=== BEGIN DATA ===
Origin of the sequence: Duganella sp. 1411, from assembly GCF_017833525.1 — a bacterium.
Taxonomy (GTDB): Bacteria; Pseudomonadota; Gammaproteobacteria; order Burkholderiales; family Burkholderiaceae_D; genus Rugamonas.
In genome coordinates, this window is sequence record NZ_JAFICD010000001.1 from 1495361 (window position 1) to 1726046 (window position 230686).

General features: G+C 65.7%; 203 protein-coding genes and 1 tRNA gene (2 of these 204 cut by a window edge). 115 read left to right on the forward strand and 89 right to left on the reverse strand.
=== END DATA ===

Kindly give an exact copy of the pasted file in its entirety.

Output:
Origin of the sequence: Duganella sp. 1411, from assembly GCF_017833525.1 — a bacterium.
Taxonomy (GTDB): Bacteria; Pseudomonadota; Gammaproteobacteria; order Burkholderiales; family Burkholderiaceae_D; genus Rugamonas.
In genome coordinates, this window is sequence record NZ_JAFICD010000001.1 from 1495361 (window position 1) to 1726046 (window position 230686).

General features: G+C 65.7%; 203 protein-coding genes and 1 tRNA gene (2 of these 204 cut by a window edge). 115 read left to right on the forward strand and 89 right to left on the reverse strand.